Hall told Via Satellite that NASA has an important role to play in driving innovation and supporting basic research in the space industry and related sectors of the economy. “Sustained federal investments in NASA and other science agencies can further strengthen our nation’s high-tech industrial base and ensure America’s position as the world leader in innovation.”
Terry Hart, a former space shuttle astronaut, believes NASA’s direction reflects misguided priorities among America’s political leadership. Hart says he is impressed by the efforts of companies that are participating in NASA’s Commercial Orbital Transportation Services (COTS) program, which aims to spur the development of private launchers to transport crew and supplies to the International Space Station. But Hart believes ending the space shuttle program without an alternative space transportation system already in place was a shortsighted mistake for NASA.
“We’re at risk of a shortfall in infrastructure and capability. It’s a crying shame and an embarrassment,” says Hart, who flew on the shuttle Challenger in 1994 and went on to become president of Loral Skynet, a commercial satellite operator. “The system is broken and we don’t seem able to make decisions like we used to because there are so many competing interests.”
NASA’s decision under President Barack Obama to abandon its Constellation launcher program, and rely entirely on still-undeveloped private launchers to transport humans and cargo to LEO, has left the United States in an uncomfortable position, says Scott Pace, director of the Space Policy Institute at The George Washington University in Washington, D.C.
Without the space shuttle, NASA is relying on Russia’s aging Soyuz spacecraft to ferry crew members to the International Space Station until a privately operated alternative is available.
“There’s nothing wrong with those things by themselves,” Pace says, referring to NASA’s decision to turn to commercial providers for services it sees as routine in order to focus on complex deep-space missions. “My objection is to not having government participation in there and relying heavily on the private sector for what I see as a strategic national priority.”
NASA also needs to do a better job defining its plans for missions beyond LEO, adds Pace, who was associate administrator for program analysis and evaluation at NASA during the administration of former President George W. Bush. This is particularly true because space missions beyond the immediate vicinity of Earth are likely to involve multiple countries due to their large scale and high cost, he said.
“There is uncertainty about where the United States is going other than sending funding to its own contractors to support operations in low Earth orbit, which is where we already are,” comments Pace. “We find ourselves a lot more isolated than we were a few short years ago...there has been somewhat of a vacuum of U.S. leadership.”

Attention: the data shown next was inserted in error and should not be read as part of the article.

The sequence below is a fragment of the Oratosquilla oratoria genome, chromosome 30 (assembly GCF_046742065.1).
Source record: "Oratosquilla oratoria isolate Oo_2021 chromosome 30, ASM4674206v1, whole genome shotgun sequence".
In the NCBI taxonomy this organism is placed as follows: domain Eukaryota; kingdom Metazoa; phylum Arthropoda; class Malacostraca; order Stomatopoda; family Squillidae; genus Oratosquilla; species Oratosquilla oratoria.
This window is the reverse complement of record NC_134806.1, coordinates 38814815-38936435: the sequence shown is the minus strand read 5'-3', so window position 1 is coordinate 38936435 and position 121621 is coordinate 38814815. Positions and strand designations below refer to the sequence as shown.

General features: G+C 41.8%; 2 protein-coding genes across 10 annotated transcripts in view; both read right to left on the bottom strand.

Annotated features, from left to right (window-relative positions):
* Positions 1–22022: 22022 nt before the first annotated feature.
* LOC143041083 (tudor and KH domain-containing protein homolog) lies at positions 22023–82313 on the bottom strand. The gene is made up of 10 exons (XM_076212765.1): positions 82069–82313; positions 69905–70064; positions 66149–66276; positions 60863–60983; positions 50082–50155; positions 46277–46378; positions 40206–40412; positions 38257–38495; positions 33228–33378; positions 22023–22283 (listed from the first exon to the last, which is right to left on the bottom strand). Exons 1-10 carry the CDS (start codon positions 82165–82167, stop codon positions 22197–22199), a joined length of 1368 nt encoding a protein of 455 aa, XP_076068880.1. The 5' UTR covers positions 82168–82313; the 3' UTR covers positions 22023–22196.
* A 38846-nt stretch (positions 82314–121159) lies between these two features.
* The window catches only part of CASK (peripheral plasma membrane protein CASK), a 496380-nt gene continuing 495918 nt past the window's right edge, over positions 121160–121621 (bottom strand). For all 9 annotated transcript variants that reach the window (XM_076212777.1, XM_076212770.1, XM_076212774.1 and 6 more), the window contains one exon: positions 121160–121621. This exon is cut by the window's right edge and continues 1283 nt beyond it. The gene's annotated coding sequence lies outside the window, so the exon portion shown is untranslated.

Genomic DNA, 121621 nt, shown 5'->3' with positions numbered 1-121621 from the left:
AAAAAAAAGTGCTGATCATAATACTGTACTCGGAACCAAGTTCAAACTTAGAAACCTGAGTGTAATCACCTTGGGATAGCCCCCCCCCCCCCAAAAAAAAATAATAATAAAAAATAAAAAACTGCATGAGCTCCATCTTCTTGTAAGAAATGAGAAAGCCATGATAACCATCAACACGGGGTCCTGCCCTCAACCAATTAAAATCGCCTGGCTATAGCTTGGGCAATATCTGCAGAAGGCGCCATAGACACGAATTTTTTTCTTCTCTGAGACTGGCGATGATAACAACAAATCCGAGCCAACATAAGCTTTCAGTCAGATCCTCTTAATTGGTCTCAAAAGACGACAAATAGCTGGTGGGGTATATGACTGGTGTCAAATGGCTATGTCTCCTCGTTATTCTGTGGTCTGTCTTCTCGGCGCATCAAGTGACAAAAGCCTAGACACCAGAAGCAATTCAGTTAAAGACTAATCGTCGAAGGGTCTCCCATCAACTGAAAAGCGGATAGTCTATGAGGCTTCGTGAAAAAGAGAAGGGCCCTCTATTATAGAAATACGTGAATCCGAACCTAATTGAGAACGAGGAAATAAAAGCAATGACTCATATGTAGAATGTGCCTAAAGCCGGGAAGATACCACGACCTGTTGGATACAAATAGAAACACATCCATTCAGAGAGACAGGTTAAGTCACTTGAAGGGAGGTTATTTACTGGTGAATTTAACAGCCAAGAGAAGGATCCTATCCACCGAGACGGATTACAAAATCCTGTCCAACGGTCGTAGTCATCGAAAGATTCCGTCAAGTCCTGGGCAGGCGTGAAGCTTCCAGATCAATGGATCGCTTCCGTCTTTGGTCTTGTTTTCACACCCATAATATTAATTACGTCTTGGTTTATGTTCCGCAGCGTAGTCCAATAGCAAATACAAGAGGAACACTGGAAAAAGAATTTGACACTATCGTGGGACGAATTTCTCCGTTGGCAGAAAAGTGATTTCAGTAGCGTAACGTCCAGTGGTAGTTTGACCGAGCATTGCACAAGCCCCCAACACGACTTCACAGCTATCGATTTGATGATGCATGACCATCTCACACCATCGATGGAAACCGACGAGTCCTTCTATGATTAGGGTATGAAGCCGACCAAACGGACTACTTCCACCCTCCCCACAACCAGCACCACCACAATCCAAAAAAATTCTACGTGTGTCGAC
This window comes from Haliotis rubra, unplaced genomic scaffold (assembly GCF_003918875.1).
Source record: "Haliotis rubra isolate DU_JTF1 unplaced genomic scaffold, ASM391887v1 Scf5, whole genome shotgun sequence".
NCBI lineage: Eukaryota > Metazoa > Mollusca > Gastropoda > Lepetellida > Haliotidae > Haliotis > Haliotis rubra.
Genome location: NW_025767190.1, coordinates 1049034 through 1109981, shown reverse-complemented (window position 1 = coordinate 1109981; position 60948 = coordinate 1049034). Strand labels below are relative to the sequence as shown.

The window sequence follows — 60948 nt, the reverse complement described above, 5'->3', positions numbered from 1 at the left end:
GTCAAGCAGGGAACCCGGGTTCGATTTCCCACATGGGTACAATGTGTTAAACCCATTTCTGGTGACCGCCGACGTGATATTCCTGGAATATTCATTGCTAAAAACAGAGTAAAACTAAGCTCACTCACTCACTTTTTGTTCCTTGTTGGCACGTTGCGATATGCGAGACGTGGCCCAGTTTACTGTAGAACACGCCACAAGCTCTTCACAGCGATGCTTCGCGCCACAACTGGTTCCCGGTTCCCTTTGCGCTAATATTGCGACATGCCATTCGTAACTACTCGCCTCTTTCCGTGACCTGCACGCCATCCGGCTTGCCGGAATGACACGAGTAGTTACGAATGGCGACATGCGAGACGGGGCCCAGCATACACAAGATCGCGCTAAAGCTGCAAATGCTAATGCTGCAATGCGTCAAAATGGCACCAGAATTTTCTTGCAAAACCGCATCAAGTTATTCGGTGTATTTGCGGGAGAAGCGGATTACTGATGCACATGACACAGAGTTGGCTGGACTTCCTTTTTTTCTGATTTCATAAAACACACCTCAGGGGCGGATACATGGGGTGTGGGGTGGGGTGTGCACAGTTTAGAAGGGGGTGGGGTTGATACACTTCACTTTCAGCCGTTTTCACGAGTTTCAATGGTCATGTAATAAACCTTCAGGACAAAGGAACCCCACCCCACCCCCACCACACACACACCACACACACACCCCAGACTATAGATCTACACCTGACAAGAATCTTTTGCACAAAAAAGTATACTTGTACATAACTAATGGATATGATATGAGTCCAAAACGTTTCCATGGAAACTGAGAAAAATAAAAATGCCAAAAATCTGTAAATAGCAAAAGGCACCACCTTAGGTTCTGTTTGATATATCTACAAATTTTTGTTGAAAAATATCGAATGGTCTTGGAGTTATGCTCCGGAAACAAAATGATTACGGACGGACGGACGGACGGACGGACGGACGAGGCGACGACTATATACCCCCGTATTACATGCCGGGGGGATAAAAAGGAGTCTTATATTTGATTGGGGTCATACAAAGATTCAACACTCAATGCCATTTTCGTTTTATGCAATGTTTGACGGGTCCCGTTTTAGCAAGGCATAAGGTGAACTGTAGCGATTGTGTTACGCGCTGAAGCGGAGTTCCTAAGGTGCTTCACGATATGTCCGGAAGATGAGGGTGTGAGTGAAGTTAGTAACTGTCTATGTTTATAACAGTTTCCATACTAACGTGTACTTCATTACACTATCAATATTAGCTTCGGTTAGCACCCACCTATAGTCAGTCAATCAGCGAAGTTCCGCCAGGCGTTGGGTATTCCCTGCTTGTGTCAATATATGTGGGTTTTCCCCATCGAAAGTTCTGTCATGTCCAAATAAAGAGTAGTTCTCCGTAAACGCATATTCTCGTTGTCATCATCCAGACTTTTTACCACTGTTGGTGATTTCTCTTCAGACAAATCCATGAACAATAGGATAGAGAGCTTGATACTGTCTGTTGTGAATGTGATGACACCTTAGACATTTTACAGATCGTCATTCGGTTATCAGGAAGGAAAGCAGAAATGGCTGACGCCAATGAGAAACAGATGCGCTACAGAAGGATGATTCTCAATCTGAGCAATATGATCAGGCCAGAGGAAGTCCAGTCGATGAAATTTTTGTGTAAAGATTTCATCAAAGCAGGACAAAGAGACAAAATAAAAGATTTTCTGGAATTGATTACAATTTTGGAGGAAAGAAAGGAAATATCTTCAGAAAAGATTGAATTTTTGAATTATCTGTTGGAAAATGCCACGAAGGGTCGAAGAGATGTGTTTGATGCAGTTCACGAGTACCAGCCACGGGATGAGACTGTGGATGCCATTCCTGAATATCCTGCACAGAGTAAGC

McAlister acknowledged that NASA’s decision to privatize launch services to LEO orbit will be challenging, but said the potential opportunities justify the risks. “It entails cultural change, a shift in responsibility, and a shift in the financial risks and rewards,” he says. “We will have more U.S. aerospace jobs, a stronger industrial base, a more robust International Space Station and a new market for private sector expansion. Ultimately, it will be the customers who will benefit the most. Both public and private users will have a new space transportation capability to leverage.”
Commercial satellite companies could benefit if NASA is successful in its quest to spawn the development of a commercial launch industry with human-rated vehicles, says Foust, who believes NASA’s unbending need for absolute reliability when sending astronauts aloft would mean launchers certified to transport astronauts to the International Space Station could also become reliable new options for launching satellites.
In addition to relying on the private sector to provide launch services, NASA might consider using private satellites for communications in place of spacecraft owned and operated by the space agency, says McAlister. NASA continues to operate its own Tracking and Data Relay Satellite System (TDRSS) to handle communications between spacecraft, but is open to the possibility of expanding its use of commercial satellites in the future.
Companies developing launchers that NASA could use to reach LEO orbit include large aerospace firms that have long supplied services to the space agency. Orbital Sciences Corp., Alliant Techsystems, Lockheed Martin, Boeing, Sierra Nevada, Space Exploration Technologies (SpaceX) and Blue Origin are all working with NASA on various programs.